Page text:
The cohort-based learning restricted within the confines of a rigid syllabus deprives the students of a hedonic feeling of learning. In the context of higher education, Ezra Pound,the famous poet of the 20th century once said, “Real education must ultimately be limited to men who insist on knowing. The rest is mere sheep herding.”I concur with the view as without a pursuit for knowledge men (to be treated as a gender-neutral identifier for students)the learning motivation will remain as a mirage. All modern learning theories like the theory of constructivism or media richness theory or the theory of connectivism have emphasized the role of learner maturity as one of the determinants to ensure higher learning gain, especially in a networked environment.Sometimes I feel amazed to see how a mobile device used for entertainment fails to qualify for a learning device. The CII report of 2020 suggests that since March 2020 the consumption of mobile data has increased by 20% - 25% and the average time spent on the mobile phone has risen to 4.3 hours per day which is an increase of 27%. More interestingly, we are spending an additional 40% of the time on a video streaming platform.

To supplement this fact it’s also worth pondering that the growth of OTT platforms in the entertainment space also gains acceptance from the people at large during the pandemic and to fight the monotony of life’s drudgery. I have said this before and would like to reiterate that if anyone has an idea in the back of their minds about the resumption of normalcy soon and restoration of the earlier teaching-learning ecosystem and educators can get back to the chalk-n-talk mode of teaching – it’s a wakeup call for them as the pedagogic style has undergone a tectonic shift, a generational change where the educator is no more a sage on the stage, rather a facilitator of a complex adaptive system (CAS) earlier known as institutional learning. We may need to create technology intervention at various intervals of a course to measure the learning outcomes and map it with the expected learning gain for the students.

In 1980, Knowles has given the idea of a learning continuum where a student starts the learning sojourn through assistive learning and moves on to self-paced learning thus enjoying every phase of it and gains maturity in the process. I had propagated the ideas of Learning Continuity where it was suggested that each student in any cohort falls into any of the four quadrants of a learner matrix depending on their learning habit i.e., induced (less time and content), rote(less time but huge content), traditional (enough time but less content) and matured (maximum time and huge content). Interestingly, the matrix posits that the position of the learner in the quadrant is not stationary and it may change dynamically depending on subjectivity and the learner’s grit.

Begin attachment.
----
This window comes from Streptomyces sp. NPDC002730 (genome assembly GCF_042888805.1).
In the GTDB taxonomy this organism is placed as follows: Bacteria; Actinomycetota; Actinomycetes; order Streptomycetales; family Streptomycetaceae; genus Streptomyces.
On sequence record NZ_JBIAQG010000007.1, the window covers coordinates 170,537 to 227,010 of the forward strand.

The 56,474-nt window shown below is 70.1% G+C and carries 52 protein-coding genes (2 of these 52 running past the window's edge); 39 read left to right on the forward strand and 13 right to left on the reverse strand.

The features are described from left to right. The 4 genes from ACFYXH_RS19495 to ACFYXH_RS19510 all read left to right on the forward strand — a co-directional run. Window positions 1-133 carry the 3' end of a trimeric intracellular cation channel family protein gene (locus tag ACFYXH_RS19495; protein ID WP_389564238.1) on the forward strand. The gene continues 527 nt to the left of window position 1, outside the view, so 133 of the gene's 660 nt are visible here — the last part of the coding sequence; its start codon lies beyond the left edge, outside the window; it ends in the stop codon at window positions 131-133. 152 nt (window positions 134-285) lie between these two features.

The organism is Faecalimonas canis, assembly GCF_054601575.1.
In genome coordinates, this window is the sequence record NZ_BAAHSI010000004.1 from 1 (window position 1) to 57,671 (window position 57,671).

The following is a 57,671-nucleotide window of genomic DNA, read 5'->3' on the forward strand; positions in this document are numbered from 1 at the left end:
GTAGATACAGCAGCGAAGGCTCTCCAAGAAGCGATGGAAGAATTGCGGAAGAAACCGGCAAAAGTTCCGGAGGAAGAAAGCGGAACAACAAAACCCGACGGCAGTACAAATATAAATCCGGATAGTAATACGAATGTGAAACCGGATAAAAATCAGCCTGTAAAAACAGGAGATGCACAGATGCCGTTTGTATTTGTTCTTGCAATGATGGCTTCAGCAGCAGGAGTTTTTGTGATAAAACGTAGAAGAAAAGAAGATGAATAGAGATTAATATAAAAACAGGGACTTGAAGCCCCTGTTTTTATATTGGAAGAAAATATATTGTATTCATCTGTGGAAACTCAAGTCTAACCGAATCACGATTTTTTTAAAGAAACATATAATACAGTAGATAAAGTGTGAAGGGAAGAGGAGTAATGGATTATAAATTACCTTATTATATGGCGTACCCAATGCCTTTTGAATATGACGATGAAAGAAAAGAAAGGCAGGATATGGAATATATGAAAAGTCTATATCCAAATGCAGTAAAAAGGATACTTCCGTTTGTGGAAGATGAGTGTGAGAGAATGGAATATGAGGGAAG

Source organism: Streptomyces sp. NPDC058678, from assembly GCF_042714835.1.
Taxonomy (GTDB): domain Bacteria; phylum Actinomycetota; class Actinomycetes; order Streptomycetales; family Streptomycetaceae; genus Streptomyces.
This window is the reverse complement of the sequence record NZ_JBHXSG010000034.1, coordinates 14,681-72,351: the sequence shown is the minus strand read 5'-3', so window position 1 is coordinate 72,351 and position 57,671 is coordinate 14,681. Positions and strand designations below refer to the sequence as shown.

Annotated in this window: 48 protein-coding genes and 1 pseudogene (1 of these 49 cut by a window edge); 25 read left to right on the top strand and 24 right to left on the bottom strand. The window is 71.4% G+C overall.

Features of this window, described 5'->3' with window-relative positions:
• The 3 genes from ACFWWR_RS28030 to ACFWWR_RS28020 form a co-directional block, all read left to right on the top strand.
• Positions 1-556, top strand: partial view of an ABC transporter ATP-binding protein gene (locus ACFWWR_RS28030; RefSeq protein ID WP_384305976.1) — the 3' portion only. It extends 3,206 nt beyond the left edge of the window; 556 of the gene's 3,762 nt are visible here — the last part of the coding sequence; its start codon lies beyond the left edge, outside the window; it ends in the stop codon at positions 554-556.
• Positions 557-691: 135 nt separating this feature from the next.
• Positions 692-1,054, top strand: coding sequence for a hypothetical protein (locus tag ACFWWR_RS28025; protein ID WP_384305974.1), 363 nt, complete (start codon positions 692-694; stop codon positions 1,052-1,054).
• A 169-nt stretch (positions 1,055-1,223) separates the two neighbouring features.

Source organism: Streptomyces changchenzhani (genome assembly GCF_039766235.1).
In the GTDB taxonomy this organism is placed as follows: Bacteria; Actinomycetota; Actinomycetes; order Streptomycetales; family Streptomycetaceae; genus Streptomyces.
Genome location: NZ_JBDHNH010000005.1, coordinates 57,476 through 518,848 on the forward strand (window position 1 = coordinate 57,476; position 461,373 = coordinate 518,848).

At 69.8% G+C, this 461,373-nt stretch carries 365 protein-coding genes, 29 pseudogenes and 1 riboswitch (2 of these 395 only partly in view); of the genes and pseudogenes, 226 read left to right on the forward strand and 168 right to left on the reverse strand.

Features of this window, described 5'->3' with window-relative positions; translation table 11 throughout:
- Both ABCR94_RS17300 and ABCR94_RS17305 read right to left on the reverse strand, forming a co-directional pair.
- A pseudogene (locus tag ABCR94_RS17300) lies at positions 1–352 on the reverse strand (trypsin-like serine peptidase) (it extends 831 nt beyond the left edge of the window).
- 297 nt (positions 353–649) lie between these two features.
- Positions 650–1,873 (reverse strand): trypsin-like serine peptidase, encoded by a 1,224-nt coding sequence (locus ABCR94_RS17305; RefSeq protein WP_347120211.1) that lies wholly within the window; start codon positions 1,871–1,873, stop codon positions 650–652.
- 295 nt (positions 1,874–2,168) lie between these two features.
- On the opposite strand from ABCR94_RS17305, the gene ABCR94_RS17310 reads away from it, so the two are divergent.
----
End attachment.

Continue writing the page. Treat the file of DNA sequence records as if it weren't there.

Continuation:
The objective of the learner is to move from an induced state to a mature state where maximum engagement with the content is achieved and the maximum time is allowed to the learner so that the learner can develop necessary insights into the subject and self-learning habit is also inculcated.Learning is a continuous process and keeps occurring ubiquitously inside as well as outside the classroom, in the presence and absence of a teacher. However, engagement with the content, maximum allowed time, learner’s grit and technology intervention enhances the learning experience securing learning gain thereby.

It is high time that the policymakers call for not only a pedagogical course correction rather a drastic redesign of the teaching methods by creating necessary interventions of assessment and evaluation criteria. The National Education Policy (NEP) 2020 has brought in a spell of fresh air and perhaps would be able to achieve the targeted outcome through multiple iterations post-implementation.

Keywords: Learning continuity, online teaching, online learning, pedagogy, learner matrix

Author Biography

DR. DEBARSHI MUKHERJEE

 The author is an Associate Professor and Head of the Department of Business Management, Tripura University. He is the State Coordinator of the AICTE sponsored Student Induction Programme for Tripura. He has been nominated as a Mentor by AICTE for newly inducted teachers of technical educationand as an expert for AICTE’s NEAT 2.0 initiative.His research interest lies in developing blended learning models and ICT intervention in tertiary education. He has worked extensively in curricula design and Innovative Andragogy Development over the last two decades. Besides writing regularly for newspapers and portals on contemporary issues he has also deliberated in the different television/ radio shows in Tripura and Bangladesh. 

Represetational Images - The way they are teaching us in online classes, I’d either become Dr.Salunkhe or Dr.Mashoor Gulati / FB Page, Ujjwal Jammu News / commonwealthtimes.org